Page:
Dissolution of Gold in Ferric and Cupric Chloride Solutions

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M.Sc. Sipi Seisko, M.Sc. Otto Forsström, Dr. Jari Aromaa, Prof. Mari Lundström

Currently, cyanide is the dominant lixiviant used in gold leaching. However, there is demand for noncyanide
lixiviants due to several environmental disasters, e.g. in Baia Mare in Romania in 2000 [1, 2].
The use of cyanide has been limited or forbid by legislation in many countries and/or territories [1].
Therefore, alternative leaching solutions have been investigated, and chlorides are proposed as one of
the most promising lixiviants for gold due to the high dissolution rates [3]. In order to dissolve gold,
strong oxidant is required [4]. When using ferric and cupric ions and/or complexes as oxidants in gold
leaching, Fe(III) and Cu(II) are reduced into Fe(II) and Cu(I), respectively. These ferrous and cuprous
ions can be further oxidized in the presence of oxygen, which is the major advantage of chloride
leaching compared to cyanide and thiourea [5, 6].
In this study, gold dissolution in chloride solutions was investigated by quartz crystal microbalance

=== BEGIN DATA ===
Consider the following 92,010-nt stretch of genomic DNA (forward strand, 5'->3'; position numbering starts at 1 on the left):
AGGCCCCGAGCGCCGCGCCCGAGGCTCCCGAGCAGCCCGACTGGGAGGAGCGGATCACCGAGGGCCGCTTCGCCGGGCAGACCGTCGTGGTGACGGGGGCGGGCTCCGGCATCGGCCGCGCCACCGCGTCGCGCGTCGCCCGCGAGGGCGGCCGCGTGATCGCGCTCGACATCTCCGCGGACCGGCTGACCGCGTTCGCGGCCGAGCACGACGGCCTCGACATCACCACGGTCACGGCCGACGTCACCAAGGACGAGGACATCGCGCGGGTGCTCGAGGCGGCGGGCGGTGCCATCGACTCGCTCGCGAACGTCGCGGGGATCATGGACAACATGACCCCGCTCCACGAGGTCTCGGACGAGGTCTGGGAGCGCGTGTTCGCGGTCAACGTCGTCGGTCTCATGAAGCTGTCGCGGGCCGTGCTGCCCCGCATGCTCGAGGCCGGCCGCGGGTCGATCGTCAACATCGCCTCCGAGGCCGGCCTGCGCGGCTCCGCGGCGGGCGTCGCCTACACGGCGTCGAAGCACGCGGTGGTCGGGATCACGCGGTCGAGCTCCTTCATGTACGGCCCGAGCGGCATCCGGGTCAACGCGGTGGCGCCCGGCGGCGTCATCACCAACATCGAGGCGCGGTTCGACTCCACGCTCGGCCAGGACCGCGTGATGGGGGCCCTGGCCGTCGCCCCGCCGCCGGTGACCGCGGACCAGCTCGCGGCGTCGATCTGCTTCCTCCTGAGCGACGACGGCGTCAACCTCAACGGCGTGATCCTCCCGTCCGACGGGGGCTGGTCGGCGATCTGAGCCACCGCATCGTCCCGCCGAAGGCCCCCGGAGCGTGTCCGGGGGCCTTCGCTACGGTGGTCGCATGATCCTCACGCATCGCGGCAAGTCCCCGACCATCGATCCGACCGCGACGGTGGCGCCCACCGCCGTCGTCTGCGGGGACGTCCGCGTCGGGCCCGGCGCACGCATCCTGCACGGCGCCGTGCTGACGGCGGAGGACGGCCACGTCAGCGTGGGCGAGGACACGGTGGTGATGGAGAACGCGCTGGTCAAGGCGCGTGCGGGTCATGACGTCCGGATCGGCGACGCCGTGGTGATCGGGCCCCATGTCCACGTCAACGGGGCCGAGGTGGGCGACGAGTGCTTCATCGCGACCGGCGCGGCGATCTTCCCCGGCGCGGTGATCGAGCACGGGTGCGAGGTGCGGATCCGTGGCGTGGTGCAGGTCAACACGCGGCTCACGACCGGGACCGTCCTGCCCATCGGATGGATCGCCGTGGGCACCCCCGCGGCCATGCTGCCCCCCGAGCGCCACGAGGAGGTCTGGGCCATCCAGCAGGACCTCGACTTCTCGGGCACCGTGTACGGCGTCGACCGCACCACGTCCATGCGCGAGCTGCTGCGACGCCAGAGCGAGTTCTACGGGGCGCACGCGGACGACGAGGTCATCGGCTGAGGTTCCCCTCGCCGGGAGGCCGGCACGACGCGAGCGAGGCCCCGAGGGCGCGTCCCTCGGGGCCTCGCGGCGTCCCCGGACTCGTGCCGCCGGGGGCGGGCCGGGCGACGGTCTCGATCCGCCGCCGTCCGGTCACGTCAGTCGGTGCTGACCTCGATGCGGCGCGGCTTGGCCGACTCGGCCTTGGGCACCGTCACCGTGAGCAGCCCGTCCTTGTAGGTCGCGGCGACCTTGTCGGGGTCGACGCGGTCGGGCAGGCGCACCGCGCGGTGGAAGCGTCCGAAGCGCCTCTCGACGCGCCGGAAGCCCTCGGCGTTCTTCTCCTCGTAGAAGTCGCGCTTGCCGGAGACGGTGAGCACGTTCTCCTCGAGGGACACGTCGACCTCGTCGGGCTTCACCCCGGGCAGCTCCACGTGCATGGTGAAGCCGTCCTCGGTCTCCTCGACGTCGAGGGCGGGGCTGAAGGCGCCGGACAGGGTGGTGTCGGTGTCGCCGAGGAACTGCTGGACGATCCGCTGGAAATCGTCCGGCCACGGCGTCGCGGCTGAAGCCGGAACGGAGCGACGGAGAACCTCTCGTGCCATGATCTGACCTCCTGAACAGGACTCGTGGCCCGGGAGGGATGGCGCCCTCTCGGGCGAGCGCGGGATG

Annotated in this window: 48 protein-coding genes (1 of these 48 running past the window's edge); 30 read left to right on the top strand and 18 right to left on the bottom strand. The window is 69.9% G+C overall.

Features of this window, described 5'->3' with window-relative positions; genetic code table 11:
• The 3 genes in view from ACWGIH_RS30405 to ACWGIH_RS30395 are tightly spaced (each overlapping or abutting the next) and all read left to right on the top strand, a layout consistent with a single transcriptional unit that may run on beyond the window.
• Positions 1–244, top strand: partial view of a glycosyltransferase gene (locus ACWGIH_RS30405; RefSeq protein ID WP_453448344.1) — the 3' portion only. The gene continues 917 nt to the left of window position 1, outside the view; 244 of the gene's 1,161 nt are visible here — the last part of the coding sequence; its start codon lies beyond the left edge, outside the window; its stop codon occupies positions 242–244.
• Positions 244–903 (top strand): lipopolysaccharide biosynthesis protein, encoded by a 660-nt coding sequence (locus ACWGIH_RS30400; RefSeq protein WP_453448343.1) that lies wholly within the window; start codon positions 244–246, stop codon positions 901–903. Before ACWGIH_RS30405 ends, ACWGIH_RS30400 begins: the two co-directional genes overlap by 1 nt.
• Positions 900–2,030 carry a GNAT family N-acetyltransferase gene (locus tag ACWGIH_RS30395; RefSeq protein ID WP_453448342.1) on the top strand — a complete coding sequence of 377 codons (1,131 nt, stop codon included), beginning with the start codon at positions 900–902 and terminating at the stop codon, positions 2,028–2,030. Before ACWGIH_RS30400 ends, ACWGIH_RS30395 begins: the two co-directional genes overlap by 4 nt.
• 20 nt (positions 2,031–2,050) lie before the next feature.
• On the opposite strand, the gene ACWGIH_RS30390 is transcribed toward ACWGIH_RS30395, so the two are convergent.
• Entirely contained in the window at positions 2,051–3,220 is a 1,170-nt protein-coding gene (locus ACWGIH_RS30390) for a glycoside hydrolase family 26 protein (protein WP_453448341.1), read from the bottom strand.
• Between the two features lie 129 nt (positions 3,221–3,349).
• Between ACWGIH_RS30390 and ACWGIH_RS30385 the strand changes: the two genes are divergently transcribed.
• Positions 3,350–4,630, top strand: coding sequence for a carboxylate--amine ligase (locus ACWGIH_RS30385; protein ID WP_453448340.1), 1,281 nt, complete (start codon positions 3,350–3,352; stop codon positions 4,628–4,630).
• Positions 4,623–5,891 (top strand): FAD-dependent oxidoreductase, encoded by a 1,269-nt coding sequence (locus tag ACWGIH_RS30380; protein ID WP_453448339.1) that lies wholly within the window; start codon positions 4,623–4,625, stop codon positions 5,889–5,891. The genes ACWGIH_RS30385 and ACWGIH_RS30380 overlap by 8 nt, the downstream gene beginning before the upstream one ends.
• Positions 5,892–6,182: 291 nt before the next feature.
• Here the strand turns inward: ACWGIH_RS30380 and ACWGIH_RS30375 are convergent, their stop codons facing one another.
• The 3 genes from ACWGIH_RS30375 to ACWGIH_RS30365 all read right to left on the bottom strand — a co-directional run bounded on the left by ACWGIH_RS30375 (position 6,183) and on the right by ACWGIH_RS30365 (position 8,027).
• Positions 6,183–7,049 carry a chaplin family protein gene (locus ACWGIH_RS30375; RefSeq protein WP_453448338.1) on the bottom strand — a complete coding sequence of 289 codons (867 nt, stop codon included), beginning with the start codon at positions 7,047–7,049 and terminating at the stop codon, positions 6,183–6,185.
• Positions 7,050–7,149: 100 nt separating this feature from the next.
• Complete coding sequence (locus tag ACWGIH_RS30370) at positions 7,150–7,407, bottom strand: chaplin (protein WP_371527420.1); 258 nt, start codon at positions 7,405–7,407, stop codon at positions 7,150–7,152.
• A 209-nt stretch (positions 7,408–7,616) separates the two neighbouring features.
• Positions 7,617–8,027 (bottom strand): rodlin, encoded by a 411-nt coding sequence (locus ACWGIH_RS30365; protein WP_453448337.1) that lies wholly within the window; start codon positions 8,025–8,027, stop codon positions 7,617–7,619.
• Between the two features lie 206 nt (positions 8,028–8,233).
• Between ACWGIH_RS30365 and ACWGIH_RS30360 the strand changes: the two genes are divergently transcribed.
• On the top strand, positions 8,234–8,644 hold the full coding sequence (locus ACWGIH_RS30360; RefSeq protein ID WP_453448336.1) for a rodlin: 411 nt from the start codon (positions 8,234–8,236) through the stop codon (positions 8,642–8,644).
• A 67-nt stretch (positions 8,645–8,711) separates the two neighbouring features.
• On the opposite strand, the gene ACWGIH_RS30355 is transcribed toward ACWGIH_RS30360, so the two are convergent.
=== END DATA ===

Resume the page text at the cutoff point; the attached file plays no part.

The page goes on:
(QCM) with ferric and cupric ions and/or chloride complexes as oxidants originating from FeCl3,
Fe2(SO4)3, CuCl2 and CuSO4 (0.02 – 1.0 M). The source of oxidant and the effect of its concentration
as well as the redox potential during leaching were studied, while the chloride concentration (3 M),
pH (1.0) and temperature (95 °C) were fixed. With ferric ions, higher dissolution rates were achieved
compared to cupric with all investigated oxidant sources. Ferric and cupric ions originating from
chloride salts (FeCl3 and CuCl2) were shown to result in higher gold dissolution rates compared to
corresponding sulfate salts as oxidant source. The redox potentials of the solutions were shown to
increase with increasing oxidant concentration, from 683 to 740 mV vs. SCE with ferric and from
586 to 674 mV vs. SCE with cupric. The best gold dissolution rates, achieved with 0.5 M oxidant
concentration, were 1.34·10-4 and 1.66·10-5 mol s-1 m-2 with ferric and cupric ions, respectively.
Additionally, QCM results were compared to the results of rotating disc electrode (RDE) measurements
in order to investigate the oxidation state of gold in chloride leaching. It can be suggested that
with both oxidants, the oxidation state of gold is +1 instead of +3.

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